Why John Travolta Fought For Olivia Newton-John Before Their Friendship Even Began

After the news of Olivia Newton-John's tragic death broke, her "Grease" co-star John Travolta was among the many mourners who responded to the loss by celebrating the life of the multi-hyphenate. "My dearest Olivia, you made all of our lives so much better. Your impact was incredible. I love you so much," Travolta's emotional tribute on Instagram read. "We will see you down the road and we will all be together again. Yours from the first moment I saw you and forever! Your Danny, your John!"

The first name the actor signed off with was a reference to his "Grease" character Danny Zuko, the teen T-Bird leader with immaculate hair whose summer lovin' caused him quite the conundrum: The nice Aussie girl he met during break enrolled in his high school, threatening his tough-guy rep. As the "hopelessly devoted" Sandy Olsson, Newton-John showcased her acting, singing, and dancing skills before sending her character off with a leather jacket, a makeover, and a magical ride alongside the man who would become a lifelong friend.

In a 2018 interview with E!, Travolta revealed that he and Newton-John were still keeping in contact via email and text. He also revealed that they saw each other in person a few times each year, and had stayed close since the 1978 film. "We care about each other and we'll always be friends," Newton-John told Hollywood Life in 2021. However, their friendship only happened because Travolta had his heart set on Newton-John.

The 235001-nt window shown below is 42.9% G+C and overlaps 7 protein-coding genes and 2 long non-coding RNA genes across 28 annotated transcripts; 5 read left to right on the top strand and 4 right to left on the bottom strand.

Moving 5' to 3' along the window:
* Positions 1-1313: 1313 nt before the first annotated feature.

Why Olivia Newton-John was hesitant about starring in Grease

Producer Robert Stigwood decided that John Travolta was the one he wanted for the film adaptation of "Grease," even before the actor had his star-making turn in "Saturday Night Fever," per Vanity Fair. By the time "Grease" went into production, Travolta was already at a place in his career where his input was taken into consideration by casting director Joel Thurm. Travolta knew exactly who he wanted to play his love interest. "I said, 'There is no other person in the universe other than Olivia Newton-John to play Sandy. You must cast her,'" Travolta recalled during an event celebrating the film's 40th anniversary, per E!. He confessed to becoming captivated by the singer's steely blue gaze on one of her album covers, and Thurm set out to cast Travolta's dream girl as Sandy Olsson.

"Everybody wanted Olivia here, but Olivia didn't jump at the offer. That's the important thing to know," Thurm told People. Per E!, Newton explained that she was initially hesitant because she was a relative newcomer to acting and didn't have a great experience filming a previous movie musical, the 1970 sci-fi comedy "Toomorrow." But Thurm told People that Newton-John agreed to take the role after requesting a screen test with Travolta and watching it on tape. According to E!, Travolta also had to assure his then-29-year-old leading lady that she wasn't too old to play a teenager. "I held tight, didn't I, and I got my way," said Travolta.